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Tour de France

George Hincapie leads the peloton to Paris in his last of 17 Tours de France

Former teammates on Sky give the Tour veteran the honor of leading the bunch onto the Champs-Élysées

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PARIS, France (VN) — Big George Hincapie led the peloton into Paris Sunday, a nod to the American’s completion of his 16th and final Tour de France.

Of course, the bunch had to make him do it. Hincapie never was much a “me” guy, was he?

This marks his 17th Tour de France — the most ever, by any rider. He’s completed 16 of those, and ridden on nine Tour-winning teams along the way.

“I usually like to lay low, and I wasn’t expecting that. But a lot of the guys on Sky were my ex-teammates, and they all kind of forced me to. So, it was nice. It was a nice gesture. I was honored to do that,” Hincapie said on the Champs-Élysées.

The completion of the Tour draws the curtains on a massive part of Hincapie’s storied career. He’s still not sure what to make of it.

“It’s one of those things that happens that you can’t quite believe it. I’m still in bike-racer mode. I think once this is over and I’m able to reflect back on my career, I think I’ll really be able to appreciate them. For sure, all the fans along the way and the whole tour, my whole career, have helped me pursue this. It’s been a fun run.”

Hincapie rode his first Tour de France in 1996. It was the only one he didn’t finish.

The big American was part of nine Tour de France wins: seven with Lance Armstrong; one with Alberto Contador; and the final with Cadel Evans, in 2011.

What’s his most memorable moment in France?

“For me, meeting my wife here in 2003 in Paris. I met her there and spent the next three weeks chasing her. Now, we’re married and we have two beautiful kids. That’s my fondest memory of the Tour de France.”

He couldn’t have dreamt the run he’s had.

“I could have never imagined doing 17 Tour de Frances,” he said. “It’s something I’m proud of. I’ve spent so much time in the sport. I’ve given everything to the sport. I’ve always wanted to promote the sport and done what I thought is best for the sport.”

It wasn’t the victory lap that BMC Racing had hoped for, but Hincapie seemed to enjoy it all the same.

“I just tried to soak it all in,” he said. “I tried to appreciate all the fans on the side of the road. A lot of emotions were going through me during that time trial.”

Hincapie’s final Tour included a tough day and even a crash, and the American’s name came out as a witness in the case against longtime teammate Armstrong. But even under those circumstances, he came out of the bus and was the only rider named to truly address the situation.

“I’ve always tried to do the right thing for the sport. Right now I’m here to do my job and I’m going to try and focus on that,” he said at the time.

Hincapie is one of the most decorated American professionals in the country’s road cycling history, and a three-time national champion. In his 19th year as a pro, he is the top American classics rider of his generation, winning Gent-Wevelgem in 2001 and Kuurne-Brussels-Kuurne in 2005. In 2005, he was second at Paris-Roubaix and won two stages at the Critérium du Dauphiné and the Tour. He’s ridden in five Olympic Games.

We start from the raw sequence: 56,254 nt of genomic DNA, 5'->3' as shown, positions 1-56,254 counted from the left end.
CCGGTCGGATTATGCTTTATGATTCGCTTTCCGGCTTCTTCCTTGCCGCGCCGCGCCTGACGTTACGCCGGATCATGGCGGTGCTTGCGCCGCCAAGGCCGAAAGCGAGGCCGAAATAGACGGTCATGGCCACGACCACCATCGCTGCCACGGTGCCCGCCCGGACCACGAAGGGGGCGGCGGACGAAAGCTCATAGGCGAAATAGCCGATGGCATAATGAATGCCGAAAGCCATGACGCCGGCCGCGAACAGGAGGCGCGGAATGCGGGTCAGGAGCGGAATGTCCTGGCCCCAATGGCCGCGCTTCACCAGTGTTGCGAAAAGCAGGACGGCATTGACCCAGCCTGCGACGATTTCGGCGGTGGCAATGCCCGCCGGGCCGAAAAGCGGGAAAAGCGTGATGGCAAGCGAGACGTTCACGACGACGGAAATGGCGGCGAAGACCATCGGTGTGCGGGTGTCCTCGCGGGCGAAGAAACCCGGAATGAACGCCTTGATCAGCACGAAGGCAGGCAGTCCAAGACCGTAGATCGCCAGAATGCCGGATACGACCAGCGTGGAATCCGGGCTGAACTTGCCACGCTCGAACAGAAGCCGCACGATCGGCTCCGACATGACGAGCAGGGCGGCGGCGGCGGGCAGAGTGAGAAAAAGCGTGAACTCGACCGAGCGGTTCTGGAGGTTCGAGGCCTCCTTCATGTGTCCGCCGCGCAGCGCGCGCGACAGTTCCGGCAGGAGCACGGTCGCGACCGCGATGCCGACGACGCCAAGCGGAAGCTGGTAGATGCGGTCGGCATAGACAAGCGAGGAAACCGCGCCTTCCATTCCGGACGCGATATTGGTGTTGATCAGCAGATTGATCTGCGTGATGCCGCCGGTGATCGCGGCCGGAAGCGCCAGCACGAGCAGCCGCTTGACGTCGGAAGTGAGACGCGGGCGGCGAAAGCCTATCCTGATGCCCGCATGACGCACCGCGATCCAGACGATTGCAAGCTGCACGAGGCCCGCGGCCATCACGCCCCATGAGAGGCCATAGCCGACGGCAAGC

He’s also been part of three squads to win team time trials at the Tour and won a mountain stage at Pla d’Adet in 2005. He’s even worn the yellow jersey.

What is truly remarkable about Hincapie is his selflessness. He was — he still is, even today — a powerful rider in his own regard, but willing to pass a bottle or swap a bike or do anything, really, to help his team.

“I chose to focus on what I’m good at. And that’s my gift, is to be a good team leader, and I’m happy with that,” Hincapie told VeloNews.

Evans says Hincapie “is irreplaceable.”

“He is one of a kind and I always admired him even before I knew him as a guy who puts so much into his own career, into his own results in the classics and he always came [for] his team [at] the Tour,” Evans said. “There are the riders who have the capability to do that physically but they don’t have the mentality, the motivation to do it.”

Hincapie is legendary for his discipline, and for the way he’s conducted himself in a career spanning teams and decades and types of racing, from the classics to the Alps.

“But he always had it and did it year after year. George always rode a shorter season which I think helped his longevity … but he always seemed so professional,” Evans said. “He is the first rider to go to bed at night, the first guy still at his age now and that’s amazing. Having him as a teammate is like having an extra set of eyes.”

Former teammate Frankie Andreu said at the finish in Paris that Hincapie’s impending retirement will leave a void in the sport.

“It was kind of emotional for me, because he’s been around for so long and is such a huge part of the sport. I saw him when he was young, growing up racing and never imagined he’d accomplish as much as he did,” Andreu said.

“George is an icon and has a ton of fans and followers and has been someone that I’m sure many aspiring and younger cyclists have looked up to. He’s meant a lot to a lot of people for a very long time. And, again, him leaving he sport — you talk about leaving a hole in the system? There’s a pretty big hole with him gone.”

Hincapie’s legacy on the road lives on, of course. He’s ridden with Tejay van Garderen on the BMC squad, and the American finished fifth this year in Paris. Things are looking up for the stars and stripes.

“George is a huge idol of mine,” van Garderen said. “And I got a chance to room with him throughout these three weeks. He’s just such a great guy, and he’s going to be missed in the peloton.”

Indeed, he will.